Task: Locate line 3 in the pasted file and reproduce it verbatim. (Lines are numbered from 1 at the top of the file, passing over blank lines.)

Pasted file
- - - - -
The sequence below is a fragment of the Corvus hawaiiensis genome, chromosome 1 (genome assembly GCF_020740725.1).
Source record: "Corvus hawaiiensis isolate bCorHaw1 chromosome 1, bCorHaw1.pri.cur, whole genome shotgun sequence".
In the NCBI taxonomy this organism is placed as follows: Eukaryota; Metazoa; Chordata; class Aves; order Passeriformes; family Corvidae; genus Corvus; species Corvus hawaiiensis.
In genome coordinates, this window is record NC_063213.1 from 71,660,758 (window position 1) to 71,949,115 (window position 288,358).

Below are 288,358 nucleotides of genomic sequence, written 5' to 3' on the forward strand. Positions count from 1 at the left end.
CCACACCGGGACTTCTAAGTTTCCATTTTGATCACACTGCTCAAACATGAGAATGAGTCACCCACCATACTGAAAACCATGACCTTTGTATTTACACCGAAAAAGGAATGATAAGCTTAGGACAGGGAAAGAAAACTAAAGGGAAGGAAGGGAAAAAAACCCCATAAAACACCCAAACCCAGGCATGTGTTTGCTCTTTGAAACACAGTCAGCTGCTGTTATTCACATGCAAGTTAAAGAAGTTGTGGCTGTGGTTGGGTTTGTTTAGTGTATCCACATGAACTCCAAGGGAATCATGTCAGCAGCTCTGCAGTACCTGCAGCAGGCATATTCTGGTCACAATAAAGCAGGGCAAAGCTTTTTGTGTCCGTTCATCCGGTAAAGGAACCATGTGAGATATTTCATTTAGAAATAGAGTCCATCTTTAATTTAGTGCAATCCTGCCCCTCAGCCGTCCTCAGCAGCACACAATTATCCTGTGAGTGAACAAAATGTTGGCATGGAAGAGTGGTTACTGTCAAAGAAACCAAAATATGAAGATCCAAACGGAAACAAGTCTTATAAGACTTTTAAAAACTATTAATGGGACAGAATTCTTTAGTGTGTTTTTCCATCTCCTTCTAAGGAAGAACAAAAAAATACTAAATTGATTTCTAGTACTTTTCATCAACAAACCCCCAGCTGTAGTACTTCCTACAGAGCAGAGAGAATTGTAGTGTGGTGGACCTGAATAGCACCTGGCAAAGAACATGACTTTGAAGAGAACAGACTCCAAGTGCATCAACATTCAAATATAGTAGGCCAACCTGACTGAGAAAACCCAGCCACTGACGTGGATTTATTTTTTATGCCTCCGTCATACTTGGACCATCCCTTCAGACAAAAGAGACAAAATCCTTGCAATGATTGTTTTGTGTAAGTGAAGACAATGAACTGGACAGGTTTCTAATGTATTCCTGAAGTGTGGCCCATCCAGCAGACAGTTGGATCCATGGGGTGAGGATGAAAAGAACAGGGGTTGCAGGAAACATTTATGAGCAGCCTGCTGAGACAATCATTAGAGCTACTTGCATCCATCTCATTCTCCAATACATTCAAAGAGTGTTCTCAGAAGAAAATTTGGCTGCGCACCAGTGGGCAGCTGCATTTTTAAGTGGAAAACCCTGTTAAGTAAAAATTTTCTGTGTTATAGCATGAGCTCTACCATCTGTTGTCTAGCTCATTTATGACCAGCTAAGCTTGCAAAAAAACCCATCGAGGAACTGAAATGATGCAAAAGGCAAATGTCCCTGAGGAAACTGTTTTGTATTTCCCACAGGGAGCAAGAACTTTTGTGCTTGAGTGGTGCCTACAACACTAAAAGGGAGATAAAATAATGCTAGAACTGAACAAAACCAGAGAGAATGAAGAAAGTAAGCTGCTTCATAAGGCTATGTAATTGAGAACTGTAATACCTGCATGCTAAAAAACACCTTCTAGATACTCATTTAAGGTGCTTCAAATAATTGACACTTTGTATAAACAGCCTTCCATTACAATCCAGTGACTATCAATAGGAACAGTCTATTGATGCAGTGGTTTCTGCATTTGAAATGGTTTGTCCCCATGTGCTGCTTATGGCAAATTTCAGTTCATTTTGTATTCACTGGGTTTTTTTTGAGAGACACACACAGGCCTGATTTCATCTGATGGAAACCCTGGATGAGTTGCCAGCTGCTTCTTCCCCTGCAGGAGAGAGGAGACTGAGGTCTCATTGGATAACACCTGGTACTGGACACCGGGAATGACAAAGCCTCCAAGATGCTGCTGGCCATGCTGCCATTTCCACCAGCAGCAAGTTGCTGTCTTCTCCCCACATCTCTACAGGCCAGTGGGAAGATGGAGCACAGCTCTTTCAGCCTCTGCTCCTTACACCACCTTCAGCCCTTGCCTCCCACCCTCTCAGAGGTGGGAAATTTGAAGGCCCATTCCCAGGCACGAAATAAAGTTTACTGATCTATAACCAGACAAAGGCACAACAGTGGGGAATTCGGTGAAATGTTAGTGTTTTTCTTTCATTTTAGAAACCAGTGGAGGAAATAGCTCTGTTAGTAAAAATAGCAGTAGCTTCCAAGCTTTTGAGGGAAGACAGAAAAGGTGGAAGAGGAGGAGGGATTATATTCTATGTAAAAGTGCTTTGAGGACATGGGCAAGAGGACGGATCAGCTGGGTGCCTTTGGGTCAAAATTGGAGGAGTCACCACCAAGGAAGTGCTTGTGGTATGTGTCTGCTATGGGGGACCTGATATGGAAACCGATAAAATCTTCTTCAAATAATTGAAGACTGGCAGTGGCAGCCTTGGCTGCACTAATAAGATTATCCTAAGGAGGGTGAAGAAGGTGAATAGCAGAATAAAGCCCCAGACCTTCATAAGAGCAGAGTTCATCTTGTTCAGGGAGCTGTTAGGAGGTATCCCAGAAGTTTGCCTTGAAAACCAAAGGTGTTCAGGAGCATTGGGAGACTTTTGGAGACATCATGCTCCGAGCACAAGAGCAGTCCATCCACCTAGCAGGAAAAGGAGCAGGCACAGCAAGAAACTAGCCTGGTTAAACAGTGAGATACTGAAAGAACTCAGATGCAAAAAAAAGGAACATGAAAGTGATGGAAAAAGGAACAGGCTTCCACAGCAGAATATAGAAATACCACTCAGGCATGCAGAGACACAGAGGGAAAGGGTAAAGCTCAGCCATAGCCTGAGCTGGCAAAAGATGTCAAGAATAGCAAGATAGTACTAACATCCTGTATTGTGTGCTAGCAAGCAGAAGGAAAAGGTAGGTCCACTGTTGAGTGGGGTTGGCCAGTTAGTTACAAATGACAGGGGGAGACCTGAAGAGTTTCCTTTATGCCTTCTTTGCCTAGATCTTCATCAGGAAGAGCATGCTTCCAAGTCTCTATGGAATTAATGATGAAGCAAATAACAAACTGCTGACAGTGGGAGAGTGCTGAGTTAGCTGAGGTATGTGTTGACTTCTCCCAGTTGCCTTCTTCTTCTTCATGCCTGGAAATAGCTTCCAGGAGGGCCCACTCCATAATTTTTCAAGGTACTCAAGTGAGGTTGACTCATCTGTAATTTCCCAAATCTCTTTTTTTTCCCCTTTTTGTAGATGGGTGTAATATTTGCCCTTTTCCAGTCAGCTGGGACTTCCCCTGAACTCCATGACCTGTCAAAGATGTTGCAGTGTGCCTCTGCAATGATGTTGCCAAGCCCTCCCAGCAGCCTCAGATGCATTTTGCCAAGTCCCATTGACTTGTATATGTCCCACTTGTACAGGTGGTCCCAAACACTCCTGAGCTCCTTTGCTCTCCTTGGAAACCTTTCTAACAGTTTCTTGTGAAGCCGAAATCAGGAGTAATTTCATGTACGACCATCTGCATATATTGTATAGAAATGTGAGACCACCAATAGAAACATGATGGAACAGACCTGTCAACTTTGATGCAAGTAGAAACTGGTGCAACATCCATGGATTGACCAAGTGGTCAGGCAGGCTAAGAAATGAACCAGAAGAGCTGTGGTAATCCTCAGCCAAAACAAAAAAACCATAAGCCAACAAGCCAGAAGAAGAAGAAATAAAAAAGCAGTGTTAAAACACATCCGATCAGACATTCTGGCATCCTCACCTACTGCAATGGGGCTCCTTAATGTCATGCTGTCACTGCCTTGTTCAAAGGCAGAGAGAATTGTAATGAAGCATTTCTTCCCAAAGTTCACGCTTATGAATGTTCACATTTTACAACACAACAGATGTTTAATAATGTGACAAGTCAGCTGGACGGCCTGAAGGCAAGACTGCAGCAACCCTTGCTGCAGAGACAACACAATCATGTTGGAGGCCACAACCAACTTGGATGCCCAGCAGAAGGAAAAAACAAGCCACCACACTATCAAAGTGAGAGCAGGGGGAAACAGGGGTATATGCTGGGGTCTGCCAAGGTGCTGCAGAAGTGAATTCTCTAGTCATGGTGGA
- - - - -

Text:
In the NCBI taxonomy this organism is placed as follows: Eukaryota; Metazoa; Chordata; class Aves; order Passeriformes; family Corvidae; genus Corvus; species Corvus hawaiiensis.